With the dollar worth so little, foreign brands may be able to afford the UAW.

      Export the units and let the European, Chinese or wherever customer pay for the UAW, right??!!

      Many working Americans don't sympathize because the circumstances are nuts.

      Lots of Toyota, Honda and Nissan cars are assembled in the US, and Americans buy them in droves, and there's no UAW.

      Is there a link?
      • 6 Years Ago
      By some of these comments it seems that workers are supposed to compete with China at 50 cents an hour. Did anyone ever say that Bill Gates made 52 Billion? Wonder how much an hour that would come out to? 1
      $12 an hour if poverty... Is that what workers are worth?
      • 6 Years Ago
      That's another $500 million saved to put into top executives' pockets.
        • 6 Years Ago
        Considering how well the turnaround is going and the horror that GM faced just a few years ago...

        I think they deserve it.
      • 6 Years Ago
      EXACTLY S-isS
      • 6 Years Ago
      The UAW worker has been babied way too long. They are like spoiled children. They are way overpaid. By comparison I repair CT and MRI scanners, I am the specialist for five states (when the normal engineer can't fix it they call me). My wage is $33 per hour and I am "on-call" which means I get called out at 2am to repair these machines that save autoworkers and their families lives. A lot of times my job takes me away from my family overnight for weeks at a time. I deal with contagious diseases that are left behind on equipment by patients. Everytime a "UAW contract" is signed the prices at the stores go up in the Detroit area. So please stop your whining, you big babies. You killed the goose that laid the golden egg and you deserve to be put in your places.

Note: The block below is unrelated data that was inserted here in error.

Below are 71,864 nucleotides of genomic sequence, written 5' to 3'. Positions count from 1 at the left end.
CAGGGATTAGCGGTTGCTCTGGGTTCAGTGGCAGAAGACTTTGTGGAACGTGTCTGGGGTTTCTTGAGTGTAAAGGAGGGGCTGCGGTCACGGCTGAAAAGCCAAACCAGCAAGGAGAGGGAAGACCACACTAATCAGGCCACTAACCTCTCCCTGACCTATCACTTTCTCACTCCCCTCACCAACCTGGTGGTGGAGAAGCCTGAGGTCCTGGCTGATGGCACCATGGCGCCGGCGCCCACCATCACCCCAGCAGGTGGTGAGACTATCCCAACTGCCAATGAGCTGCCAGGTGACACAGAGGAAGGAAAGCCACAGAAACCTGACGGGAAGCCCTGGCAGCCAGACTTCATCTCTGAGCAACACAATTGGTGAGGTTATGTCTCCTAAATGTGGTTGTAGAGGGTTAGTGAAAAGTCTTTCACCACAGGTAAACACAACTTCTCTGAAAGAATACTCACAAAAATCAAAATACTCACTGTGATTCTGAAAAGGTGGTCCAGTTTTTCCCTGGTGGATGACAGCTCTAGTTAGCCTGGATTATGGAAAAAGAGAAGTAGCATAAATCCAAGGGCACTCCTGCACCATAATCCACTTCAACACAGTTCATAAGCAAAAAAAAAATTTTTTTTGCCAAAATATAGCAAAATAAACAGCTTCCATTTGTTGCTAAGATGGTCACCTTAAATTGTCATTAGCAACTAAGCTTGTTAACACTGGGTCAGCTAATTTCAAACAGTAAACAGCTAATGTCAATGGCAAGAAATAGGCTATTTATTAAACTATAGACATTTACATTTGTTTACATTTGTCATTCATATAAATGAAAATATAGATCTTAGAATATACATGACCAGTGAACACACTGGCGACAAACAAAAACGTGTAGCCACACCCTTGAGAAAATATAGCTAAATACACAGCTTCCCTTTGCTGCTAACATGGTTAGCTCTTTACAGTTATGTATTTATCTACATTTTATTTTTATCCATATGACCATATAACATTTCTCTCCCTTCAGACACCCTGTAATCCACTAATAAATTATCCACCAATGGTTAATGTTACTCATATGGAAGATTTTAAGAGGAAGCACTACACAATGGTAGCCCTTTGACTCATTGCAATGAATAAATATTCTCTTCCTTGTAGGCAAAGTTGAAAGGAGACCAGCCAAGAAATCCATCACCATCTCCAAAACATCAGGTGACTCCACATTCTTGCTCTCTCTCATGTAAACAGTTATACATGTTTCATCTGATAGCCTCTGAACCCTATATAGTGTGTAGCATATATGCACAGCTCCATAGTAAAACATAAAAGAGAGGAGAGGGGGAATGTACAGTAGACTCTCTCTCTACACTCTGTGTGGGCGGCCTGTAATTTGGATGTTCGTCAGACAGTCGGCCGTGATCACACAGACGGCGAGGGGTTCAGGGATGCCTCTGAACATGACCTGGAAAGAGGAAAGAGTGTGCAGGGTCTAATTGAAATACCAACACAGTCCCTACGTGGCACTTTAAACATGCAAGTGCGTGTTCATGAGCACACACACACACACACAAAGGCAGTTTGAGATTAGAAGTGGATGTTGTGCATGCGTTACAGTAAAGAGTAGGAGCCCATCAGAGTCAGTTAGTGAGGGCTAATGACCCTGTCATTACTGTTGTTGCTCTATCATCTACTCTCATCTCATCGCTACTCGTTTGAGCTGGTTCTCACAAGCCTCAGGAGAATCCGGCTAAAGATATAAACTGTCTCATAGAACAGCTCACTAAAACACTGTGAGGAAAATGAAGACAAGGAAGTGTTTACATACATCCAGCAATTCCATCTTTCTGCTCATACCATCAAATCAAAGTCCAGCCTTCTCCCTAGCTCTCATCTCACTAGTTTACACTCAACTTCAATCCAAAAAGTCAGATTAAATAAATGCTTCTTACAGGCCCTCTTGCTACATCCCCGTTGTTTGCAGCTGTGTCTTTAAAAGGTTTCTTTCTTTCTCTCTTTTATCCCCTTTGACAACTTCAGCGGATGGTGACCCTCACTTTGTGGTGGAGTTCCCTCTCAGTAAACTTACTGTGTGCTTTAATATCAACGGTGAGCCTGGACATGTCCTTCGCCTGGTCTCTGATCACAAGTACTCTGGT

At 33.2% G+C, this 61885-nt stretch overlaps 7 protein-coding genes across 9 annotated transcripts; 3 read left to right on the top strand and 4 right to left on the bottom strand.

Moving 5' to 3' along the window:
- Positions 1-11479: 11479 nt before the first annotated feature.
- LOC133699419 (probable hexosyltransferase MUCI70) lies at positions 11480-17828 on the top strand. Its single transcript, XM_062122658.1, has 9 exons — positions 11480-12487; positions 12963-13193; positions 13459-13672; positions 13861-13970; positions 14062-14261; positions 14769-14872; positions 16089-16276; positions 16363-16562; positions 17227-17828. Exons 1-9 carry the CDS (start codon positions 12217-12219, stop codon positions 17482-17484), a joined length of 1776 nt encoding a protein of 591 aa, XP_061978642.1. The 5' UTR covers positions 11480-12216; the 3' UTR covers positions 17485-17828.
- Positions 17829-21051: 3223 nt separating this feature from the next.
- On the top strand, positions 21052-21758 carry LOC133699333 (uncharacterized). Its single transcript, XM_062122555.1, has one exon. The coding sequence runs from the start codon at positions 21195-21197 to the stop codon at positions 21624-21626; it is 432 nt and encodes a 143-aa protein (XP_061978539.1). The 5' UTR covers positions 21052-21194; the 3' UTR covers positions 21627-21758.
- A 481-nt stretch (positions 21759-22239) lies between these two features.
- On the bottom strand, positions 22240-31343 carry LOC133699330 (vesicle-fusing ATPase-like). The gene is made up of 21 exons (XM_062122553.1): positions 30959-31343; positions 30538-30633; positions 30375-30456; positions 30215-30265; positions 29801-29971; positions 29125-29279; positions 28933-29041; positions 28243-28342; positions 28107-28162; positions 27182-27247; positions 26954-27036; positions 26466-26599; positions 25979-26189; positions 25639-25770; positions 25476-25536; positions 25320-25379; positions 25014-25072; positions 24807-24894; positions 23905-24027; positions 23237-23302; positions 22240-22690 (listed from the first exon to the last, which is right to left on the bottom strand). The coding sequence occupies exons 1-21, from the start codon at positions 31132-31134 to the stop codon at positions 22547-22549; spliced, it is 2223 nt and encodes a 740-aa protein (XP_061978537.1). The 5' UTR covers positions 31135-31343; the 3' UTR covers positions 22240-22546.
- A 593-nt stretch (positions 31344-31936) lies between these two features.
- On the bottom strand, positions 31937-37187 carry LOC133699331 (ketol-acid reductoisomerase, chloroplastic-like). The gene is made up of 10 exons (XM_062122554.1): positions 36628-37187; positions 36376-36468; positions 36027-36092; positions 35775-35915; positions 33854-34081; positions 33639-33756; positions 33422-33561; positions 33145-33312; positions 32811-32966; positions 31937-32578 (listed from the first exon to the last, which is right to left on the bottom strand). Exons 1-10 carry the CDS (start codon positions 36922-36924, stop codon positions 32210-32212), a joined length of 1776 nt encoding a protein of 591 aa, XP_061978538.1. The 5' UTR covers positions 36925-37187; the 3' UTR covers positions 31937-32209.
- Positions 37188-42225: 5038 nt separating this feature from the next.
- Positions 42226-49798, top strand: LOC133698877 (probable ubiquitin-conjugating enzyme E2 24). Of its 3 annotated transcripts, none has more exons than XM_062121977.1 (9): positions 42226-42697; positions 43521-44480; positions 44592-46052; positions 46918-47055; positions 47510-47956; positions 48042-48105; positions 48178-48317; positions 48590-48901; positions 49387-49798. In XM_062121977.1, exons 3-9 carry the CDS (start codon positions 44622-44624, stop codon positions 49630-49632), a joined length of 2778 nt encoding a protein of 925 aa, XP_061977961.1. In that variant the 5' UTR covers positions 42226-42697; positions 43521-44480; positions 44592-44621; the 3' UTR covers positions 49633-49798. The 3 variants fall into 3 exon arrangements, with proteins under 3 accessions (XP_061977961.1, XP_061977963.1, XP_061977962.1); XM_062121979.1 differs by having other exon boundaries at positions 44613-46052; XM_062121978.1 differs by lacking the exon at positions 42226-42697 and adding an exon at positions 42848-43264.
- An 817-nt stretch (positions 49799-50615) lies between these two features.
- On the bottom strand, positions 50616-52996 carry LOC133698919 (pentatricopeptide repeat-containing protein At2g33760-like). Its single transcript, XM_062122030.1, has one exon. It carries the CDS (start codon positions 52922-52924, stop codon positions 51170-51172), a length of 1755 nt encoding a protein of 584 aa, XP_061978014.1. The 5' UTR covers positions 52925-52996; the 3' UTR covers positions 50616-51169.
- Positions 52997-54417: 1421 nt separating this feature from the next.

• 4 Years Ago
      Tier 2 employees are working the same jobs as Tier 1 employees getting half the pay and half the benefits. It is sad to see how far down the Union has gone and what they are letting GM get away with. What happened to equal pay for equal work....?
      • 6 Years Ago
      As a college student, I wouldn't mind making 14$ an hour ;)
      • 6 Years Ago
      I understand that your qualifications, experience, seniority, accountability, and hours worked should dictate your salary. I cannot understand how in a single year, an employee of a company can make 31 times more money(only salary, not including benefits)than a another. I cannot understand how a company can justify a pay raise for the highest paid employee, whom should be the most accountable for losses, while decreasing the pay for the lowest paid, least accountable.
      • 6 Years Ago
      General Motors likes to threaten individual plants with closure to garner more concessions. The International stepped in and rightly negotiated directly with the corporate office to end the whipsawing.

      If there are genuine cost cutting concerns, they can be applied equally across the workforce and not bullied on a factory by factory basis.
        • 6 Years Ago
        One of the plants in dispute is the Delta-Township plant. GM would never close that plant since it just opened.......
        • 6 Years Ago
        I've seen the company spend millions renovating plants only to close them a year later.

        Anyway, Whitie, why exactly do I need a "reality check"?